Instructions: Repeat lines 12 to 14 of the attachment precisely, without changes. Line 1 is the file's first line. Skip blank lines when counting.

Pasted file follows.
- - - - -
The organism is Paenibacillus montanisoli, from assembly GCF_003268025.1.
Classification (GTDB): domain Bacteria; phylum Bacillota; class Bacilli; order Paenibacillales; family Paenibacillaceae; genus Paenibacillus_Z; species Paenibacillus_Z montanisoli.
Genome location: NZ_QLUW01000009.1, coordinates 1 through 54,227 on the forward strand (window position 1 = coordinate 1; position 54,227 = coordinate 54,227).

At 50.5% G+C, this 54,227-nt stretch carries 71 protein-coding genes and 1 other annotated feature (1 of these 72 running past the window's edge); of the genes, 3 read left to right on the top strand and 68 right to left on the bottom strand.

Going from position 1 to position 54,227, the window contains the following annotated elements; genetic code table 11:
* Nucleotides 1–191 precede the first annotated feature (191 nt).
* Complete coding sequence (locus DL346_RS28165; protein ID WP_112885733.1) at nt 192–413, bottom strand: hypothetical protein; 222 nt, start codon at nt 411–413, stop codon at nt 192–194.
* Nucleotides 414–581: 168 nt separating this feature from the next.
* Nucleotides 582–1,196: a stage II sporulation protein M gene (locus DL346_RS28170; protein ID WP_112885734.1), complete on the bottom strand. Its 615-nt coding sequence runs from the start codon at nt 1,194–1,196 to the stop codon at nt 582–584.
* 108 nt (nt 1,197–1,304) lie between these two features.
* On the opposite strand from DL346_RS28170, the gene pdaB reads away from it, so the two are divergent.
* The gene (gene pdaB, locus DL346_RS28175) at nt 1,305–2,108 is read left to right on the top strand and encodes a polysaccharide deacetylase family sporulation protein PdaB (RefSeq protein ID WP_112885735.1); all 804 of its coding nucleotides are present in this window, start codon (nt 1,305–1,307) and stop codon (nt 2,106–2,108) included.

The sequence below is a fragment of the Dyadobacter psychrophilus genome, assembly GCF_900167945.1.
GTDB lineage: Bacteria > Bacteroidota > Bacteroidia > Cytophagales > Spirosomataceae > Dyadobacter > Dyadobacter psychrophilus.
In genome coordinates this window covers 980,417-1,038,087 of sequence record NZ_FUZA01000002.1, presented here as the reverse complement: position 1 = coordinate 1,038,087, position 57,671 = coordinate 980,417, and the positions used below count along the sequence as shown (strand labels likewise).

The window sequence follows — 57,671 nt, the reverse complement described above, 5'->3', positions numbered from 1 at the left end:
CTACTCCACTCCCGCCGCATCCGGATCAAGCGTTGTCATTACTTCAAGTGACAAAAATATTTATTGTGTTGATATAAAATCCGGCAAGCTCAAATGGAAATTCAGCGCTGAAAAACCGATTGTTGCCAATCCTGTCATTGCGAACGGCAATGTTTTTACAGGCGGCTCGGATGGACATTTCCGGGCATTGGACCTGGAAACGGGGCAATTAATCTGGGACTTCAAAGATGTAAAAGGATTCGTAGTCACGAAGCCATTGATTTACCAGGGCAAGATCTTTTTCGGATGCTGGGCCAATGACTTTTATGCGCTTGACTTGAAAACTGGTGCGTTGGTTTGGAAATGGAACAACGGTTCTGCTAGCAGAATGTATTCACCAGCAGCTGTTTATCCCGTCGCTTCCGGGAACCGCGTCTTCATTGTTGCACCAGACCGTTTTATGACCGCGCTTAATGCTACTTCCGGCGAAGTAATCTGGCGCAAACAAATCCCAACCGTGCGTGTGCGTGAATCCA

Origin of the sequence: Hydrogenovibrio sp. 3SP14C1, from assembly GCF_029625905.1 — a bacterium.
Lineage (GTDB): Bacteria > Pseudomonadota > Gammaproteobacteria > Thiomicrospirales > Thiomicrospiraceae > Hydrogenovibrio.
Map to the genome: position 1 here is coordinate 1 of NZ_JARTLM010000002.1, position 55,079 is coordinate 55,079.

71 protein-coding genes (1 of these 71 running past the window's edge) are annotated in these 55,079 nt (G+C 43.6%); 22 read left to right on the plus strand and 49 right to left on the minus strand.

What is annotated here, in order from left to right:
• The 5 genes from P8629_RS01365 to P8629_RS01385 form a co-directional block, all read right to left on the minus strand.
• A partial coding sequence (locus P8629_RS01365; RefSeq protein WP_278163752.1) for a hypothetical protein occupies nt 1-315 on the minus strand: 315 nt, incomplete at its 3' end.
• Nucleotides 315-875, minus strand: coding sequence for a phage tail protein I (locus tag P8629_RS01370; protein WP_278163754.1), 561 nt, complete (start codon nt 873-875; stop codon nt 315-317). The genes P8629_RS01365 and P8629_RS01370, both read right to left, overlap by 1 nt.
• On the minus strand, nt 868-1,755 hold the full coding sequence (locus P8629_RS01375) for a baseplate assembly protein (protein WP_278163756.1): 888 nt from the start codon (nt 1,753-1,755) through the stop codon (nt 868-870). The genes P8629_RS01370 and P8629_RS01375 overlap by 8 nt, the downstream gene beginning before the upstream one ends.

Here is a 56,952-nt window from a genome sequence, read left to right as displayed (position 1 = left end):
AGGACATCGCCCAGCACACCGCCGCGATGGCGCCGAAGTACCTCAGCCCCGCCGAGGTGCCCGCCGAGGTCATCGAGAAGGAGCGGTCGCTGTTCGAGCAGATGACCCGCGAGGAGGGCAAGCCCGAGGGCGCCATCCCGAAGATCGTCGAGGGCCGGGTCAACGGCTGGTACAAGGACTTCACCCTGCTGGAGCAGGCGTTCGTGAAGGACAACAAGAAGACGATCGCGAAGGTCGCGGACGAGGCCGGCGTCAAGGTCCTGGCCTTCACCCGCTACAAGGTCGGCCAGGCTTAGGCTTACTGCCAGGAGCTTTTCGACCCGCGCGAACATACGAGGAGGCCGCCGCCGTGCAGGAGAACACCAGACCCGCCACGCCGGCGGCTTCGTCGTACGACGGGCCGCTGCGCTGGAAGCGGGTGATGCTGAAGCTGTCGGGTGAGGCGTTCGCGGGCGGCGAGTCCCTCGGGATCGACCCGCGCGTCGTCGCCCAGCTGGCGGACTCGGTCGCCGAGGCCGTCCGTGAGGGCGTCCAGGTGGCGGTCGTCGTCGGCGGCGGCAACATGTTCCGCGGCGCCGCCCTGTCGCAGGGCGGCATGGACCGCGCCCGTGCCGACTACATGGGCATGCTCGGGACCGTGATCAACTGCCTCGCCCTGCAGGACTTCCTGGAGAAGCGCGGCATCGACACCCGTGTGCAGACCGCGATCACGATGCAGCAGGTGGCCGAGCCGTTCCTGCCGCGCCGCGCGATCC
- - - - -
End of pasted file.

* The gene (gene pdaB, locus DL346_RS28175) at nt 1,305–2,108 is read left to right on the top strand and encodes a polysaccharide deacetylase family sporulation protein PdaB (RefSeq protein ID WP_112885735.1); all 804 of its coding nucleotides are present in this window, start codon (nt 1,305–1,307) and stop codon (nt 2,106–2,108) included.

The sequence below is a fragment of the Dyadobacter psychrophilus genome, assembly GCF_900167945.1.
GTDB lineage: Bacteria > Bacteroidota > Bacteroidia > Cytophagales > Spirosomataceae > Dyadobacter > Dyadobacter psychrophilus.